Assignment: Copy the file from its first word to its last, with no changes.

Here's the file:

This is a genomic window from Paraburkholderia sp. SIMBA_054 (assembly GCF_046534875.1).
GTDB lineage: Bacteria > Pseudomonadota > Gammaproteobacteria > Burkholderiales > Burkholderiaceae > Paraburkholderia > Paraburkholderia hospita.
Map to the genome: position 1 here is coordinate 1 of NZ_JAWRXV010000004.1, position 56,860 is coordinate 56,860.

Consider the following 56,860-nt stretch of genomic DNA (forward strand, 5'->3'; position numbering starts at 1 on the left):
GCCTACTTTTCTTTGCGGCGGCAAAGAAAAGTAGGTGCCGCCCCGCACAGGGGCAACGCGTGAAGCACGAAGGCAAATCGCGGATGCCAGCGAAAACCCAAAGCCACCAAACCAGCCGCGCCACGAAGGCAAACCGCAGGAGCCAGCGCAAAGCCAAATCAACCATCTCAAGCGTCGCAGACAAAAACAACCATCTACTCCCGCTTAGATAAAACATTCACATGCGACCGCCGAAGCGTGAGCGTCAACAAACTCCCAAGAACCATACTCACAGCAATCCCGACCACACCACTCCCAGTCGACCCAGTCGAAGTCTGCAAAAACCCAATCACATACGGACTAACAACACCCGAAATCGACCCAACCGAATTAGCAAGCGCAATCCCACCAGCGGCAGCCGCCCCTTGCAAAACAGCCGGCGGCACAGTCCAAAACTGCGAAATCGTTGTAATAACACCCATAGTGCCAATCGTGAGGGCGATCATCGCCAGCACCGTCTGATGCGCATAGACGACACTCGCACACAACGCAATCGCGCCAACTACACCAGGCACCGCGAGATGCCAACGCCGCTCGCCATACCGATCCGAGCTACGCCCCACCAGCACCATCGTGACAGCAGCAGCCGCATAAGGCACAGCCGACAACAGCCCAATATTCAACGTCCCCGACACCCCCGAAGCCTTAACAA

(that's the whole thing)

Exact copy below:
This is a genomic window from Paraburkholderia sp. SIMBA_054 (assembly GCF_046534875.1).
GTDB lineage: Bacteria > Pseudomonadota > Gammaproteobacteria > Burkholderiales > Burkholderiaceae > Paraburkholderia > Paraburkholderia hospita.
Map to the genome: position 1 here is coordinate 1 of NZ_JAWRXV010000004.1, position 56,860 is coordinate 56,860.

Consider the following 56,860-nt stretch of genomic DNA (forward strand, 5'->3'; position numbering starts at 1 on the left):
GCCTACTTTTCTTTGCGGCGGCAAAGAAAAGTAGGTGCCGCCCCGCACAGGGGCAACGCGTGAAGCACGAAGGCAAATCGCGGATGCCAGCGAAAACCCAAAGCCACCAAACCAGCCGCGCCACGAAGGCAAACCGCAGGAGCCAGCGCAAAGCCAAATCAACCATCTCAAGCGTCGCAGACAAAAACAACCATCTACTCCCGCTTAGATAAAACATTCACATGCGACCGCCGAAGCGTGAGCGTCAACAAACTCCCAAGAACCATACTCACAGCAATCCCGACCACACCACTCCCAGTCGACCCAGTCGAAGTCTGCAAAAACCCAATCACATACGGACTAACAACACCCGAAATCGACCCAACCGAATTAGCAAGCGCAATCCCACCAGCGGCAGCCGCCCCTTGCAAAACAGCCGGCGGCACAGTCCAAAACTGCGAAATCGTTGTAATAACACCCATAGTGCCAATCGTGAGGGCGATCATCGCCAGCACCGTCTGATGCGCATAGACGACACTCGCACACAACGCAATCGCGCCAACTACACCAGGCACCGCGAGATGCCAACGCCGCTCGCCATACCGATCCGAGCTACGCCCCACCAGCACCATCGTGACAGCAGCAGCCGCATAAGGCACAGCCGACAACAGCCCAATATTCAACGTCCCCGACACCCCCGAAGCCTTAACAA